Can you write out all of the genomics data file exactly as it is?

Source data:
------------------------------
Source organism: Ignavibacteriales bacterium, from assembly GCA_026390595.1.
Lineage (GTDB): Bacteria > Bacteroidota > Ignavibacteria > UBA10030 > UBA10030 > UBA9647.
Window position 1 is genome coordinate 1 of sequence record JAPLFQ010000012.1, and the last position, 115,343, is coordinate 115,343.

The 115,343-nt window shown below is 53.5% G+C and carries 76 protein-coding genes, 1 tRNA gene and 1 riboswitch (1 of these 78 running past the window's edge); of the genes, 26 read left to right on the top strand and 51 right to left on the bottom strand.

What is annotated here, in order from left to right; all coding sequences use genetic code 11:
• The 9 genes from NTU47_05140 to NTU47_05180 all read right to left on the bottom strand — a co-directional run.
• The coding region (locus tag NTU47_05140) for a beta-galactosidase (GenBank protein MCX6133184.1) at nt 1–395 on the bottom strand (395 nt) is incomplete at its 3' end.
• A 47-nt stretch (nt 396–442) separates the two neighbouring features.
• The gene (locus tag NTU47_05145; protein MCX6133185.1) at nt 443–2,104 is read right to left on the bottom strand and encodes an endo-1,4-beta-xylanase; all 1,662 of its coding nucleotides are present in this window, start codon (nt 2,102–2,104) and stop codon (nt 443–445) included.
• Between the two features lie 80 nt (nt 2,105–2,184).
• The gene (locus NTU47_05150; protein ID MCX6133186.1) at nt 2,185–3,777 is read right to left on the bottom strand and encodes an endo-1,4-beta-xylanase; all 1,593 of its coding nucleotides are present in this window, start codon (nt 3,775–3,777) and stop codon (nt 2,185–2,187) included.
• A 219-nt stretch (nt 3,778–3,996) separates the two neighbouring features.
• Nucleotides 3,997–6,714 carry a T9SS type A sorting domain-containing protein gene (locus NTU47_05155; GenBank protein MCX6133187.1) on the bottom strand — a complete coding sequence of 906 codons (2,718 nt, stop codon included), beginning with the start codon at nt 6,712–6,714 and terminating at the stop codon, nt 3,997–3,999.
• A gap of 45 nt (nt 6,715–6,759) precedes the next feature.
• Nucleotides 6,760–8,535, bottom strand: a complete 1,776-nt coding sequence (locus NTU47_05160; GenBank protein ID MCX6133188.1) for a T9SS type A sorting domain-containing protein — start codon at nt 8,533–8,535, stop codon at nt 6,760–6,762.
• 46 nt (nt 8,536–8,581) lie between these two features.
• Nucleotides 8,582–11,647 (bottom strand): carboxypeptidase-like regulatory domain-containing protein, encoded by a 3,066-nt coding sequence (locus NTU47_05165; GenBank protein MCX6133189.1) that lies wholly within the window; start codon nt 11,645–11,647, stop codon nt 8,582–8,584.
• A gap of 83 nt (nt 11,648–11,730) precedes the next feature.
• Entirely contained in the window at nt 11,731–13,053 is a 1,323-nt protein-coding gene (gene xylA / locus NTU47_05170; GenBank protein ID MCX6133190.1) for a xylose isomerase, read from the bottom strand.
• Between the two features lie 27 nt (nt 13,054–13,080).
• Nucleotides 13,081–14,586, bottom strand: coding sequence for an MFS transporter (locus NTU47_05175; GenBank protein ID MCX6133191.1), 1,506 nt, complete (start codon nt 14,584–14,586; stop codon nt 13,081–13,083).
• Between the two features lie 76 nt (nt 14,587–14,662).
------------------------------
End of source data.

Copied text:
Source organism: Ignavibacteriales bacterium, from assembly GCA_026390595.1.
Lineage (GTDB): Bacteria > Bacteroidota > Ignavibacteria > UBA10030 > UBA10030 > UBA9647.
Window position 1 is genome coordinate 1 of sequence record JAPLFQ010000012.1, and the last position, 115,343, is coordinate 115,343.

The 115,343-nt window shown below is 53.5% G+C and carries 76 protein-coding genes, 1 tRNA gene and 1 riboswitch (1 of these 78 running past the window's edge); of the genes, 26 read left to right on the top strand and 51 right to left on the bottom strand.

What is annotated here, in order from left to right; all coding sequences use genetic code 11:
• The 9 genes from NTU47_05140 to NTU47_05180 all read right to left on the bottom strand — a co-directional run.
• The coding region (locus tag NTU47_05140) for a beta-galactosidase (GenBank protein MCX6133184.1) at nt 1–395 on the bottom strand (395 nt) is incomplete at its 3' end.
• A 47-nt stretch (nt 396–442) separates the two neighbouring features.
• The gene (locus tag NTU47_05145; protein MCX6133185.1) at nt 443–2,104 is read right to left on the bottom strand and encodes an endo-1,4-beta-xylanase; all 1,662 of its coding nucleotides are present in this window, start codon (nt 2,102–2,104) and stop codon (nt 443–445) included.
• Between the two features lie 80 nt (nt 2,105–2,184).
• The gene (locus NTU47_05150; protein ID MCX6133186.1) at nt 2,185–3,777 is read right to left on the bottom strand and encodes an endo-1,4-beta-xylanase; all 1,593 of its coding nucleotides are present in this window, start codon (nt 3,775–3,777) and stop codon (nt 2,185–2,187) included.
• A 219-nt stretch (nt 3,778–3,996) separates the two neighbouring features.
• Nucleotides 3,997–6,714 carry a T9SS type A sorting domain-containing protein gene (locus NTU47_05155; GenBank protein MCX6133187.1) on the bottom strand — a complete coding sequence of 906 codons (2,718 nt, stop codon included), beginning with the start codon at nt 6,712–6,714 and terminating at the stop codon, nt 3,997–3,999.
• A gap of 45 nt (nt 6,715–6,759) precedes the next feature.
• Nucleotides 6,760–8,535, bottom strand: a complete 1,776-nt coding sequence (locus NTU47_05160; GenBank protein ID MCX6133188.1) for a T9SS type A sorting domain-containing protein — start codon at nt 8,533–8,535, stop codon at nt 6,760–6,762.
• 46 nt (nt 8,536–8,581) lie between these two features.
• Nucleotides 8,582–11,647 (bottom strand): carboxypeptidase-like regulatory domain-containing protein, encoded by a 3,066-nt coding sequence (locus NTU47_05165; GenBank protein MCX6133189.1) that lies wholly within the window; start codon nt 11,645–11,647, stop codon nt 8,582–8,584.
• A gap of 83 nt (nt 11,648–11,730) precedes the next feature.
• Entirely contained in the window at nt 11,731–13,053 is a 1,323-nt protein-coding gene (gene xylA / locus NTU47_05170; GenBank protein ID MCX6133190.1) for a xylose isomerase, read from the bottom strand.
• Between the two features lie 27 nt (nt 13,054–13,080).
• Nucleotides 13,081–14,586, bottom strand: coding sequence for an MFS transporter (locus NTU47_05175; GenBank protein ID MCX6133191.1), 1,506 nt, complete (start codon nt 14,584–14,586; stop codon nt 13,081–13,083).
• Between the two features lie 76 nt (nt 14,587–14,662).